Another drive, along quiet roads, past wide intersections where the only sign that this wasn't just another small town was the prevalence of army uniforms, we stopped on another parking lot. "This is the commissary," says our son, not that I've any real idea what a commissary is. He said we had to look inside, and somehow I imagined I'd see some kind of grocery store. How wrong I was!

Inside the unprepossessing doors was a large shopping mall. The "anchor" store seemed like a really good Target with everything from sunglasses to cereal to TVs. "I'll have to show my ID to buy stuff," said our son, and again, a surprisingly large number of the shoppers were in uniform--well, only surprising if the resemblance to Target had you forgetting where you were, which is what it did to me.

We found an "Army Mom" tee-shirt in my size--army green with pink writing. I was feeling a bit like a genuine army mom by now, so we decided to buy it.

More driving led to streets of houses that reminded me of movies I've seen. It's strange to think this is my son's world now--not just a movie set. There were large official buildings where he said he'd had training lectures, a hospital where he's going to work, more offices... It felt like a small town.

And the sun beat down, because it was Texas of course.

I saved the tee-shirt to wear in summer at home. But home is Oregon and summer's been steadfastly refusing to start. Still, it looks warm and sunny outside today, so I'm wearing my army mom tee-shirt with pride as my son continues his career.

I really am an army mom.

Tuesday, June 22, 2010

Coast to Coast and Sea to Sea

One thing about growing up in England is you're never very far from the sea. Even in the days of our grandparents, a trip on the back of a motorbike to walk on the front and paddle in the waves wasn't such a rare occurrence. I've seen photos of my parents courting on the beach long years ago with my uncle and aunt. And my childhood holidays (vacations in American) just wouldn't have been the same without buckets and spades.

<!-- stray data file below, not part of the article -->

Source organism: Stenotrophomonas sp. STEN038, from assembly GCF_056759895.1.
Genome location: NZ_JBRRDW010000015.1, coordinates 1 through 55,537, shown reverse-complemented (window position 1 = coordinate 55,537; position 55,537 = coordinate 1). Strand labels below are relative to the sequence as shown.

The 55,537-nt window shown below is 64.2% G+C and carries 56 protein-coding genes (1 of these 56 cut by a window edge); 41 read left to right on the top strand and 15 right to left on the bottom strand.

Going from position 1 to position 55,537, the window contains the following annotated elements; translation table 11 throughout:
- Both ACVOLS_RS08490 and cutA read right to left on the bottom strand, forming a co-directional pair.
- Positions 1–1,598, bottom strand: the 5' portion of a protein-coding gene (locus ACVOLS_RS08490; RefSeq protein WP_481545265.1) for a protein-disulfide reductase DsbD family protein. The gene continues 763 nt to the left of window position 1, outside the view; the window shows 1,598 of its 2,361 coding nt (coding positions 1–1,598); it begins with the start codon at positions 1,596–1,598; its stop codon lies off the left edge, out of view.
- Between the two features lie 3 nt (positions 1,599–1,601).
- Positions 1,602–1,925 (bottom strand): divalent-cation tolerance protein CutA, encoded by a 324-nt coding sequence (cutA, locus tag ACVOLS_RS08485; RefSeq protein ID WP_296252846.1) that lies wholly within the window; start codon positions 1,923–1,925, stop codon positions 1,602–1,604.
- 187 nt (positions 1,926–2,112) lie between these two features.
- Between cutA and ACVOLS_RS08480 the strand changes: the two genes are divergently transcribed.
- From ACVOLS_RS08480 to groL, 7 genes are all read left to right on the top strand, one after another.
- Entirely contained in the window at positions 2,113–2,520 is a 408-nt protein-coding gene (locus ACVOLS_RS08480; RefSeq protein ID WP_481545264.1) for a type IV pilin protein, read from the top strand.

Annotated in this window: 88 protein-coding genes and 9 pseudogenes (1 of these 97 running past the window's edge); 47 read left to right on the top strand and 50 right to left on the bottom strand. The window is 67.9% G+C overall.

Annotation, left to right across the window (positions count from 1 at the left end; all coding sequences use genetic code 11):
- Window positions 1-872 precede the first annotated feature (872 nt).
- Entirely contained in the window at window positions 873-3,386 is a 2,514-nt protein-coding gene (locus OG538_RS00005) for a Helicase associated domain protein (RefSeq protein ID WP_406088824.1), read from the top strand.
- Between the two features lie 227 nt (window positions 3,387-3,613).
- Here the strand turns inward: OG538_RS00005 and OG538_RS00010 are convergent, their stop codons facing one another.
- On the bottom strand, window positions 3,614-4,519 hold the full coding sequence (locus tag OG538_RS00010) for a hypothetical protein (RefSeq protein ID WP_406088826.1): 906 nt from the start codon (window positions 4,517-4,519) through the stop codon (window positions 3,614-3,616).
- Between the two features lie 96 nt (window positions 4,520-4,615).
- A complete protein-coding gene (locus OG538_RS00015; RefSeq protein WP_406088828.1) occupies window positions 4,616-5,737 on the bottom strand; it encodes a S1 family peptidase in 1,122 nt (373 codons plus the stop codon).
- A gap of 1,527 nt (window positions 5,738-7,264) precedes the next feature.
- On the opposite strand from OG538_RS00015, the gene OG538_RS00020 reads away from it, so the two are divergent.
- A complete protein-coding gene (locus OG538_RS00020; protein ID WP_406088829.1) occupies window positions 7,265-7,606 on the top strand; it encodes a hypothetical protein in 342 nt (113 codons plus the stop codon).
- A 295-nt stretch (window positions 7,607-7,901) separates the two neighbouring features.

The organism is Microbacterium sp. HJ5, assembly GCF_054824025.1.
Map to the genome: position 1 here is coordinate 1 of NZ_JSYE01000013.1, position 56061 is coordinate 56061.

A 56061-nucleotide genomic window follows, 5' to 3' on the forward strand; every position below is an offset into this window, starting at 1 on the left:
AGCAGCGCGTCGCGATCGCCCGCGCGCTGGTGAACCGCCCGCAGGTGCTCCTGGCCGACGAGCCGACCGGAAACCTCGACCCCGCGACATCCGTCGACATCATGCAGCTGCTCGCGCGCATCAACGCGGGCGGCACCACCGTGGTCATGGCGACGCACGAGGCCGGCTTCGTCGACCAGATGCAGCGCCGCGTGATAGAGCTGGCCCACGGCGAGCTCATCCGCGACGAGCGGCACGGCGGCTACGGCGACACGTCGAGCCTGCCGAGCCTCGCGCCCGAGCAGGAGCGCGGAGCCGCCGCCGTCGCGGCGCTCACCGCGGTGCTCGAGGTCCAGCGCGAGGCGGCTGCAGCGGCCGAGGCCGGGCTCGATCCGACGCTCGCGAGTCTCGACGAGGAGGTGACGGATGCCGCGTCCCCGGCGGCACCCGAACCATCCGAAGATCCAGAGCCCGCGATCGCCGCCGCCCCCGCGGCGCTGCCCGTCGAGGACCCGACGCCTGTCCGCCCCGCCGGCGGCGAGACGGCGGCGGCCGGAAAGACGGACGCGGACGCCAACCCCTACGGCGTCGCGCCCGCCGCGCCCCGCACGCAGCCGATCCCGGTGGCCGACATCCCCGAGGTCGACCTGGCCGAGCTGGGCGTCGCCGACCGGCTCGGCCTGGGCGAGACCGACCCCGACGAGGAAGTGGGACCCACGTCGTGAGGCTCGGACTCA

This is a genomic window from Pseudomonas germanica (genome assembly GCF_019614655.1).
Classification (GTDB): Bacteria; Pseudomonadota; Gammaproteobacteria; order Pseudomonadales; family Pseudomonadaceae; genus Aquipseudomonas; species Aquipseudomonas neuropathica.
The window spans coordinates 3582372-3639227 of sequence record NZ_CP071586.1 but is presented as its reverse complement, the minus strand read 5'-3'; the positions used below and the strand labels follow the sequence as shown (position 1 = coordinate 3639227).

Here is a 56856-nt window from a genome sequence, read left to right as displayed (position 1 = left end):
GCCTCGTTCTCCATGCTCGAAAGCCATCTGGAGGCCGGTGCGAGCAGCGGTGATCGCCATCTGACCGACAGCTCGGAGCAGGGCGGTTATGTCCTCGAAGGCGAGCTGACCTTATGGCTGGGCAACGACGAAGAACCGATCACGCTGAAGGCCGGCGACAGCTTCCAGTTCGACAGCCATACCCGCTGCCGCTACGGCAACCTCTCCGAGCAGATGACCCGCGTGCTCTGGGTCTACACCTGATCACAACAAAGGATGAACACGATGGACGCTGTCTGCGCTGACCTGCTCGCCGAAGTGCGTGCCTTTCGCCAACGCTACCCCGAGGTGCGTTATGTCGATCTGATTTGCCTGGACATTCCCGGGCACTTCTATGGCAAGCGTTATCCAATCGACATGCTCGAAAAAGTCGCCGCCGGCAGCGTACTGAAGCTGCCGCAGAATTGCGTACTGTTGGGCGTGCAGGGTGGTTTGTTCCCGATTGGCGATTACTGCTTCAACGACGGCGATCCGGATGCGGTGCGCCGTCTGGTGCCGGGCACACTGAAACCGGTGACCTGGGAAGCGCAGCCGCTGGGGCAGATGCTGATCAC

Which is why Salt Lake City, while beautiful, could never quite feel like home though we lived there for a while. There's the Great Salt Lake, of course, which is great and salty, but it's not the sea. And there's desert, but it's not the same sort of sand.

When our son went to college in Los Angeles, our occasional visits to him felt like going back in time. We just had to stand on the beach at some point in each trip and taste salt on the breeze.

We've moved to Oregon now, of course, and every Christmas visit from my Mum is accompanied by at least one trip to the small of town of "Seaside." (What a wonderful name!) It's just as well, since Los Angeles son has moved to San Antonio, and while there may be beaches within reach, San Antonio itself is rather far away.

If you've been following my blog you'll we took time off to travel with our son. We wandered the beach at Santa Monica before the trip, letting sand trickle between our toes, saying goodbye, for a while at least, to the setting of the sun over waves. And then we drove. Technically, our son drove; we entertained him with conversation and food and kept him awake.